Definitely talk through things with your opponents, if they have time! Situations that looked helpless in netrunner often look different from the other side. There’s no substitute for playing a bunch of games; if you can, take a little notepad with you and write down your games–win or loss, try to figure out and write down why. Was it a bad matchup, bad luck, or mistakes you made that your opponent saw and was able to exploit? Good plays you made that let you win? Cards you thought were dead or especially good?

Note-taking is a little easier with online play or casual play.

Then, once you’ve played a bunch, you can look back and see if there are patterns.

Watching good players play–especially if there’s commentary from knowledgable players–is a good way of picking up how folks outside of your local group think about the game too.


#5

Yeah, I definitely need to get better at taking notes and reviewing them - I tried at a GNK today, but most of my matches went close to time, so there wasn’t much opportunity for discussion. Just feels like there’s so much to learn, I know I’m making tonnes of mistakes, so it’s a case of being able to identify them and try not to keep making them I guess, but every game feels totally different because of the range of opponent decks I face. Still, guess there’s no substitute for playing a bunch as you say, and getting input from my opponents where possible.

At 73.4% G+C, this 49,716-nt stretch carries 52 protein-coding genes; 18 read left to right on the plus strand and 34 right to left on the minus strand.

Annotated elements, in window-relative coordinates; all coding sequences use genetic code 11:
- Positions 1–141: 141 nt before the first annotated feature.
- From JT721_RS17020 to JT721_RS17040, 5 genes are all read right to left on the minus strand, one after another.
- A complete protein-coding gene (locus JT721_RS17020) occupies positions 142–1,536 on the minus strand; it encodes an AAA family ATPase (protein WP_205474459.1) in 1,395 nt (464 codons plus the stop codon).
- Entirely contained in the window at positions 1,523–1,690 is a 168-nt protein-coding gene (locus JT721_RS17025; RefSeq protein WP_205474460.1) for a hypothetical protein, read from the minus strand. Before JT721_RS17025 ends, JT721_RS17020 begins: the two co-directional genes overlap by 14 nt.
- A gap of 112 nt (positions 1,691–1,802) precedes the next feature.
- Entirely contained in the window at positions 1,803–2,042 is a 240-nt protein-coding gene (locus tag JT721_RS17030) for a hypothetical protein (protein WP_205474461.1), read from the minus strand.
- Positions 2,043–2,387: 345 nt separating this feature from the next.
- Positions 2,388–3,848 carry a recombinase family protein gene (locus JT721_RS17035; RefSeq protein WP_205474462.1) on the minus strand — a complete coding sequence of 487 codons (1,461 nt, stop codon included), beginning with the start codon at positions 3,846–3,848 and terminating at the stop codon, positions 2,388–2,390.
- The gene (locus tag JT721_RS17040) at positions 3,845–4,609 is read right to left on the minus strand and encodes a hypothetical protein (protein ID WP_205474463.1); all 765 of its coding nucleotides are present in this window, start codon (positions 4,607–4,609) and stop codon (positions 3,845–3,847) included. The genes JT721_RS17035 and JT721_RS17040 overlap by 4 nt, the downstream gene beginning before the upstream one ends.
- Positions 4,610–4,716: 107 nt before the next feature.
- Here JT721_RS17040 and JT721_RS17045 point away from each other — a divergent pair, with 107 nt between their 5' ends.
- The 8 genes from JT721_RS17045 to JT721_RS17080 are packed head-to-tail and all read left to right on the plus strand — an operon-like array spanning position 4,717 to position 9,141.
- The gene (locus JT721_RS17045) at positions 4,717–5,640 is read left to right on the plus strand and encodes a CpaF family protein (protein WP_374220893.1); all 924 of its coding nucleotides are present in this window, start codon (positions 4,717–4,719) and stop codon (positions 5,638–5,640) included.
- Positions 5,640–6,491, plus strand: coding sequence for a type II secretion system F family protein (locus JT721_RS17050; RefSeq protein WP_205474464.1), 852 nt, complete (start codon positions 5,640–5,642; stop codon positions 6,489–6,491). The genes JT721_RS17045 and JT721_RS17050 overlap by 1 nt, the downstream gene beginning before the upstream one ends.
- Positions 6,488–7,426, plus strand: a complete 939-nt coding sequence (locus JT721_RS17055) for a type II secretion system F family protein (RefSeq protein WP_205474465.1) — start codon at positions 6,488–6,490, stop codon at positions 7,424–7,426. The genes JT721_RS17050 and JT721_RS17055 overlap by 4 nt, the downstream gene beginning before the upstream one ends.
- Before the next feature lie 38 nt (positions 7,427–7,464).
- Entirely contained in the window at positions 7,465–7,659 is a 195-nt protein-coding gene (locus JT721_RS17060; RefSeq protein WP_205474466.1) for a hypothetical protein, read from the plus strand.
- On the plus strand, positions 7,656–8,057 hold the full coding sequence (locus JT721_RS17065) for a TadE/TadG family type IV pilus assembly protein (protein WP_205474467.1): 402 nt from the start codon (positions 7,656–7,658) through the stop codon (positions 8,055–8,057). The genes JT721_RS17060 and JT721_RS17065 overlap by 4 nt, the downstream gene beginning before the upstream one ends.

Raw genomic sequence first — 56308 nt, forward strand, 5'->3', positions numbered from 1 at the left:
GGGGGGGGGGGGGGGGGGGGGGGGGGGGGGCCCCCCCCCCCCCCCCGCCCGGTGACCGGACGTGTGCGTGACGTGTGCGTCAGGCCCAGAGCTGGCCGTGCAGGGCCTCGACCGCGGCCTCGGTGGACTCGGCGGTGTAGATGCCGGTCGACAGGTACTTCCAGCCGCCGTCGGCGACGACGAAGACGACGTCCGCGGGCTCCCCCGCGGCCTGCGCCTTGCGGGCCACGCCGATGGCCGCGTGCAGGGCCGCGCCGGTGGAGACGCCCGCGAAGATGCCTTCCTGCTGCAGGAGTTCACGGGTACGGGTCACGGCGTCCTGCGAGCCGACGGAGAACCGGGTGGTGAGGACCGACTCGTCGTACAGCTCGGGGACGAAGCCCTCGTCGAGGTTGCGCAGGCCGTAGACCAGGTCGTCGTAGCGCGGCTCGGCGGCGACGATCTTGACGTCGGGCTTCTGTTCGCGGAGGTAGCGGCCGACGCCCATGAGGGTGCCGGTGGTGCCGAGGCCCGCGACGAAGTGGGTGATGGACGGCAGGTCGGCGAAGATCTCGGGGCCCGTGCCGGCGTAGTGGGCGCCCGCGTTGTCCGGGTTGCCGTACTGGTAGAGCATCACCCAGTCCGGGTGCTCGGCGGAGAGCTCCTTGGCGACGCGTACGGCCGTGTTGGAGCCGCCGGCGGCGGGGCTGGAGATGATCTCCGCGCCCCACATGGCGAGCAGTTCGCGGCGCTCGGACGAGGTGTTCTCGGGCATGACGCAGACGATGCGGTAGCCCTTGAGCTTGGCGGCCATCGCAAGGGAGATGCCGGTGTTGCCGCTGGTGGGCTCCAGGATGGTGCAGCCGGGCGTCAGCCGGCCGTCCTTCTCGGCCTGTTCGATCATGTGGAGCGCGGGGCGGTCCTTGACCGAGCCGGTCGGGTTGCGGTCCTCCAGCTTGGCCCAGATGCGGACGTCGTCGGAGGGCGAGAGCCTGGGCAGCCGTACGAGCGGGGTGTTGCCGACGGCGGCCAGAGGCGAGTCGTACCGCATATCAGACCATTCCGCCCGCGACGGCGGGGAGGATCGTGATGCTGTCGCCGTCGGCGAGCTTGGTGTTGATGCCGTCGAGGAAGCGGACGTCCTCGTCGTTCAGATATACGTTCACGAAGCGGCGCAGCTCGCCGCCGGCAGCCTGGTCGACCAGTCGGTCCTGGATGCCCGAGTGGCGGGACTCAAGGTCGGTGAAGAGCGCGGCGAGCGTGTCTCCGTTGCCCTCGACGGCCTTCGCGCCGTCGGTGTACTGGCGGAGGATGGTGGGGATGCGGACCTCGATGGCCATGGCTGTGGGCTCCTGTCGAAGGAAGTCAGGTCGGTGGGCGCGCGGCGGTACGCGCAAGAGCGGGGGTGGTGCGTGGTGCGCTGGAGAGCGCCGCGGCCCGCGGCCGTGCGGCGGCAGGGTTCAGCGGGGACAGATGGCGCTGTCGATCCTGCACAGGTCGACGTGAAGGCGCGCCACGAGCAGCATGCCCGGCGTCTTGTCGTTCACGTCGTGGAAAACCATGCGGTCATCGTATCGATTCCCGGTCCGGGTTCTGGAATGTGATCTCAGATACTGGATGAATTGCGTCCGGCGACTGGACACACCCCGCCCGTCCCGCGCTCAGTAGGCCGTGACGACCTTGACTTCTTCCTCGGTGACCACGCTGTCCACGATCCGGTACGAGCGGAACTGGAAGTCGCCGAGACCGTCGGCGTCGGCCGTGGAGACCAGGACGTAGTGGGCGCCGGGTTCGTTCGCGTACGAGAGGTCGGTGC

#6

Yeah, I think you already have an idea what the most general advice is.

Netrunner is indeed a hard game. I lost for quite a while, and I still lose often. Take notes, seek out outside sources of knowledge as much as you can, and try lots of different decks so you can start to learn how they work. Different decks often need very different counter-strategies. I still haven’t played Asset Spam enough times not to get wrecked by it.


#7

Learning the meta and what opposing decks are up to was and is one of the biggest challenges I face. So much of the game depends on making not just a good play but a good play against the particular deck you are facing that it can be challenging to feel like you know what you are doing.